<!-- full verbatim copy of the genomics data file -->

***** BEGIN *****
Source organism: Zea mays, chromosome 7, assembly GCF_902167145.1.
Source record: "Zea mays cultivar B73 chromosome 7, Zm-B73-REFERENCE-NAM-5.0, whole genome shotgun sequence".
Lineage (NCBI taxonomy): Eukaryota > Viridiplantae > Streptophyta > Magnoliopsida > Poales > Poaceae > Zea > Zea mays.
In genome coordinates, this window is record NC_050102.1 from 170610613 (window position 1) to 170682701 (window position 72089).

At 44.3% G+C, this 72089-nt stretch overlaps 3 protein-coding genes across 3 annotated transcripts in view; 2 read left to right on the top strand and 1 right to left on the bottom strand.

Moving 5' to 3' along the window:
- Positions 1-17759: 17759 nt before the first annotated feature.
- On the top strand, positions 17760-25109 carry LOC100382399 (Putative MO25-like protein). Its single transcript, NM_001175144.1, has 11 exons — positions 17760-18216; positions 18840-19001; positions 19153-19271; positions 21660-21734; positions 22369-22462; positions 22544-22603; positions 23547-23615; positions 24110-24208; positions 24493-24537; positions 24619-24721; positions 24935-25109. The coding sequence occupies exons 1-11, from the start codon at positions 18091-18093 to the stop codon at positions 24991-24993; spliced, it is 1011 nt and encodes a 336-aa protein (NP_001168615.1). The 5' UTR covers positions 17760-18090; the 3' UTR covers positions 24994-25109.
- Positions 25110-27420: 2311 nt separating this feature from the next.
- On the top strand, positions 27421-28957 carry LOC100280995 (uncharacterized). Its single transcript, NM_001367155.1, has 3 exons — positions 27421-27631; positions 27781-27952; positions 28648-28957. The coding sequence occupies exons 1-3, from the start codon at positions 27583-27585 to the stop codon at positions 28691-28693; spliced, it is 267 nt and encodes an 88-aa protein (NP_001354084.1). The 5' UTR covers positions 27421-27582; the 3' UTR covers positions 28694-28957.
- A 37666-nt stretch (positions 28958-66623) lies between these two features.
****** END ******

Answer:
Source organism: Zea mays, chromosome 7, assembly GCF_902167145.1.
Source record: "Zea mays cultivar B73 chromosome 7, Zm-B73-REFERENCE-NAM-5.0, whole genome shotgun sequence".
Lineage (NCBI taxonomy): Eukaryota > Viridiplantae > Streptophyta > Magnoliopsida > Poales > Poaceae > Zea > Zea mays.
In genome coordinates, this window is record NC_050102.1 from 170610613 (window position 1) to 170682701 (window position 72089).

At 44.3% G+C, this 72089-nt stretch overlaps 3 protein-coding genes across 3 annotated transcripts in view; 2 read left to right on the top strand and 1 right to left on the bottom strand.

Moving 5' to 3' along the window:
- Positions 1-17759: 17759 nt before the first annotated feature.
- On the top strand, positions 17760-25109 carry LOC100382399 (Putative MO25-like protein). Its single transcript, NM_001175144.1, has 11 exons — positions 17760-18216; positions 18840-19001; positions 19153-19271; positions 21660-21734; positions 22369-22462; positions 22544-22603; positions 23547-23615; positions 24110-24208; positions 24493-24537; positions 24619-24721; positions 24935-25109. The coding sequence occupies exons 1-11, from the start codon at positions 18091-18093 to the stop codon at positions 24991-24993; spliced, it is 1011 nt and encodes a 336-aa protein (NP_001168615.1). The 5' UTR covers positions 17760-18090; the 3' UTR covers positions 24994-25109.
- Positions 25110-27420: 2311 nt separating this feature from the next.
- On the top strand, positions 27421-28957 carry LOC100280995 (uncharacterized). Its single transcript, NM_001367155.1, has 3 exons — positions 27421-27631; positions 27781-27952; positions 28648-28957. The coding sequence occupies exons 1-3, from the start codon at positions 27583-27585 to the stop codon at positions 28691-28693; spliced, it is 267 nt and encodes an 88-aa protein (NP_001354084.1). The 5' UTR covers positions 27421-27582; the 3' UTR covers positions 28694-28957.
- A 37666-nt stretch (positions 28958-66623) lies between these two features.